Sunday, October 29, 2006

back from the east

i just got in a bit ago from vermont and the society of environmental journalists (SEJ) conference. it snowed on the field trip day to camel's hump (a mountain with two humps...) and it was so neat. the field excursion was on acid rain, which you never hear about in the media but apparently it is still a problem though more nitric acids than sulfuric acids. and i asked why do we not have this in houston, where we have lots of air pollution? the answer is that our soils are limestone and basic so they neutralize the acidic rain. the question i still would like to answer is whether the rain itself is more acidic because of pollutants, whether or not it causes death of trees etc. it seems it could lend itself to a quick and easy analysis with some ph paper if one had some historic data, or looked at different regions like up or downwind of some of the plants (need knowledge of how the winds go).

anyway just some food for thought. i asked the guy leading one of the talks if it was ok for me to eat the snow, because after all, you can't go see snow and not eat it (as long as it is not yellow). :) and he said yes, his kids eat the icicles all the time, but if you were to test the snow it would probably show elevated mercury levels. mmm, just a little madness with your snow, no worries. so i ate some snow. then i asked him, would you get mad if i pegged you with a snowball? lol. and he said no, so i did. that made the trip. my kids are jealous... they told me before i left i had to bring them some snow back. i was like, how exactly do you expect me to do that?!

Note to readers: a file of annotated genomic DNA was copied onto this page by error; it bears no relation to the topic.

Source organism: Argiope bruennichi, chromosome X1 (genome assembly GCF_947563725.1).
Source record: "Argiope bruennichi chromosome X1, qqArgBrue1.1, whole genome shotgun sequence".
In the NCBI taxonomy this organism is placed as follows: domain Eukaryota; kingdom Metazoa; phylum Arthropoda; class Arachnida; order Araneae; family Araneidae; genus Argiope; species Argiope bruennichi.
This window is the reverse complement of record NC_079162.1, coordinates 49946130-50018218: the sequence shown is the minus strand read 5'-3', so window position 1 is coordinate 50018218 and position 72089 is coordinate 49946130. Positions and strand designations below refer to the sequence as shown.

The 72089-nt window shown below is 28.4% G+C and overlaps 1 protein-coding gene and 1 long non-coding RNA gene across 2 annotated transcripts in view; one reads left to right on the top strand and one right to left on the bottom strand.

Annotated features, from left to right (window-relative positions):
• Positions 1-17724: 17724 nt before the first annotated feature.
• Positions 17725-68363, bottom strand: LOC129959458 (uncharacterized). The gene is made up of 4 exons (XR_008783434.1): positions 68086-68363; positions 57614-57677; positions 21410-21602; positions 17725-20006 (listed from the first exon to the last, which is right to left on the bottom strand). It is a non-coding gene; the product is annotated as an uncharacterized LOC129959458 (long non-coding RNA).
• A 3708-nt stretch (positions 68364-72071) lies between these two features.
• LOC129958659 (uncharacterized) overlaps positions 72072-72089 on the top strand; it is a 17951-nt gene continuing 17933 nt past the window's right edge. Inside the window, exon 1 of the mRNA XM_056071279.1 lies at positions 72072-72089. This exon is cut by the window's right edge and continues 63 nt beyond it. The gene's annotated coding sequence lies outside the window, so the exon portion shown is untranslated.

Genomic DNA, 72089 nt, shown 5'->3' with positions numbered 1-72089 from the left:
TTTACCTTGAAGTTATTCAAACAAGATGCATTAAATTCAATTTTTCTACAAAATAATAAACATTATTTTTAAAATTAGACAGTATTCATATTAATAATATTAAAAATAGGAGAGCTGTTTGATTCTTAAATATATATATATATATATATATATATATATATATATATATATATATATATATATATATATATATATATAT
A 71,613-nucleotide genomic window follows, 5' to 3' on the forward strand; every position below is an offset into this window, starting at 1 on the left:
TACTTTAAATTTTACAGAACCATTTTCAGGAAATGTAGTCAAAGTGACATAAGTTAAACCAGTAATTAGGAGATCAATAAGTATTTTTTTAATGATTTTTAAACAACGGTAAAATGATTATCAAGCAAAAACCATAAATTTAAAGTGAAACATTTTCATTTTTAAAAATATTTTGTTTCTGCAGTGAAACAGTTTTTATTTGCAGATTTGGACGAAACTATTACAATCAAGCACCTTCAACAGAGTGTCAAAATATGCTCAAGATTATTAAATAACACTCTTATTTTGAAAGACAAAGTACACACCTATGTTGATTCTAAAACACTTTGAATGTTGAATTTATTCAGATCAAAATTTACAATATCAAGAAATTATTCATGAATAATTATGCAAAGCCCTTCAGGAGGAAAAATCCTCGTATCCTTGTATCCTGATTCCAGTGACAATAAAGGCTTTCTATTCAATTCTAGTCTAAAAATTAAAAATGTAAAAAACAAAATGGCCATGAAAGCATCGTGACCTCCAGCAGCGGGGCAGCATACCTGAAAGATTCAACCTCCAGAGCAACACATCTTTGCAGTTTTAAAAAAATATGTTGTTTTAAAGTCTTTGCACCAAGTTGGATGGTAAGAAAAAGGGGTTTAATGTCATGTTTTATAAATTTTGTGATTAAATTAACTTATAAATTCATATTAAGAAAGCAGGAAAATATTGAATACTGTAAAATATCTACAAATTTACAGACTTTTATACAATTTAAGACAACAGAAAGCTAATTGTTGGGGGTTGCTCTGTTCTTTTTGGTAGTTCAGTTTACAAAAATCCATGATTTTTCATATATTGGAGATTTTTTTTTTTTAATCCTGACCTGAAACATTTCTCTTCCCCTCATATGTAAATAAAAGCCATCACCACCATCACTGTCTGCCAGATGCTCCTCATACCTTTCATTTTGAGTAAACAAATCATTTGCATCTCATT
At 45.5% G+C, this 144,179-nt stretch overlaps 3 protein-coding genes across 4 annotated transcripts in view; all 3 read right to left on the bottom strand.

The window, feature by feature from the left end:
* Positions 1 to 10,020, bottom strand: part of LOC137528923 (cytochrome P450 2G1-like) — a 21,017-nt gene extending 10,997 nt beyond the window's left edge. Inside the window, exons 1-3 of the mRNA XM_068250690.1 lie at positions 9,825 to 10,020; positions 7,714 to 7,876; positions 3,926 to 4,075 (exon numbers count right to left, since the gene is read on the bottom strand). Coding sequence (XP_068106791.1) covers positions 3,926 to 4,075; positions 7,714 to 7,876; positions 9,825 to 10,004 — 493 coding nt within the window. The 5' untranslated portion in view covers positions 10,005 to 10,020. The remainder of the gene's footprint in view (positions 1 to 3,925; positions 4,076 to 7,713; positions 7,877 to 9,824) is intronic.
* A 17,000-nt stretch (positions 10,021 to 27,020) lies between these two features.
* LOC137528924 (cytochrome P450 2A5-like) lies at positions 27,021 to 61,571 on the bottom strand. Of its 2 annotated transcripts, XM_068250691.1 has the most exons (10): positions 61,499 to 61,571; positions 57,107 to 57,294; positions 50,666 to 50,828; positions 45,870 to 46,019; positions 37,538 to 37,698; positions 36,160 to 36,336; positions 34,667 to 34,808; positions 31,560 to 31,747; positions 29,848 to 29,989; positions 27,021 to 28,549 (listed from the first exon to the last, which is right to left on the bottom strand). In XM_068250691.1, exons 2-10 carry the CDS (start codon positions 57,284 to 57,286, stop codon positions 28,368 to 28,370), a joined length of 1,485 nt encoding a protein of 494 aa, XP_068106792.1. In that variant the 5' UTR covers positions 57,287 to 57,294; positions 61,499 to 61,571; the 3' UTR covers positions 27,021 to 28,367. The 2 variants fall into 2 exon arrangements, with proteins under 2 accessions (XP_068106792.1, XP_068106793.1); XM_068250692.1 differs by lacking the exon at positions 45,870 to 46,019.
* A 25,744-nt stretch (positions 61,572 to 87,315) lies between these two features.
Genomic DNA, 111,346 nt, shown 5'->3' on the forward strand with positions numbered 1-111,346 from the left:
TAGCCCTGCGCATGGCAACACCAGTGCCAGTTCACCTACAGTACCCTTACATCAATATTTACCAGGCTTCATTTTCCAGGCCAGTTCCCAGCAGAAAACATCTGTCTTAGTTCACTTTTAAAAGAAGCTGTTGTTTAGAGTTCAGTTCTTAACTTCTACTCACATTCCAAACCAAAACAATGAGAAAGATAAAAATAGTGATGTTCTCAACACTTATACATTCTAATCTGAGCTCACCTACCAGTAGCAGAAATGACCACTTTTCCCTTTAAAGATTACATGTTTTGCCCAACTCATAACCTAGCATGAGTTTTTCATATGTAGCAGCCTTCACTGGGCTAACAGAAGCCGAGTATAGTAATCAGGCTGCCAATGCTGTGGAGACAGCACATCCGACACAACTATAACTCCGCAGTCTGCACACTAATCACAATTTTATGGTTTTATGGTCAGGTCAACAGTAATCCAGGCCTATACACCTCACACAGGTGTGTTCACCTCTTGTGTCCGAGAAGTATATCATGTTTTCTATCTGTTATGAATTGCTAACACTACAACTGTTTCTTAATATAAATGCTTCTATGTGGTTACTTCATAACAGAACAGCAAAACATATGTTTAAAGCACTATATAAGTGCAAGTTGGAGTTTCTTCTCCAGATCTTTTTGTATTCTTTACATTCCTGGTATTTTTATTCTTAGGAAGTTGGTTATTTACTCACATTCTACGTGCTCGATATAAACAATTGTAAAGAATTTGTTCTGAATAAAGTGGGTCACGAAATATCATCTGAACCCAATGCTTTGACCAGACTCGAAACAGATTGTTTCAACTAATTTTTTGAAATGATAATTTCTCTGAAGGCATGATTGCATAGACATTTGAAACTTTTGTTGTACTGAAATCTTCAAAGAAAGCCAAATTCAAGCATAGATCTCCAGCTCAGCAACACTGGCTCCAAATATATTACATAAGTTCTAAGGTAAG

anyway, my highlight was hearing ben cohen talk, the founder of ben & jerry's ice cream ( and it was very interesting indeed. he discussed how our government is spending their money using plastic oreo cookies... he runs a nonprofit group 'true majority' which i was unaware of before. he also told about the company history, and some of the interesting concepts about running a business in a way that helps rather than detracts from the community and the environment, and how he made positive change in vermont and in business due to this. i had no idea!

i also really enjoyed the blog session by amy gahran and adam glenn ( i'm going to try some of their techniques and see how it goes... one of the things mentioned was to comment on other people's blogs which i rarely do because of time constraints -- too busy. but i'm going to see how it goes, and try to. i also enjoyed catching up with many friends and got to give a 60-second pitch to a panel of 6 editors - from smithsonian, audubon, sierra, national geographic, scientific american and orion. i was so nervous (which i normally am not when giving a talk, but as one editor rightly said it was like the christians in the coloseum with the lions! lol). fortunately they were all very respectful and kind in their feedback to all. i got one editor who told me right away there to send it in (the query) so that was great. lots and lots of writers came up to me and told me I did really well and they liked my pitch, and more than anything that made me feel good about that session.

A creek at Camel's Hump, Vermont

1 comment:

Anonymous said...

Sus here!

As a child living in Indiana one of my fav parts of winter was snapping off a huge icicle and sucking on 20 deg. weather!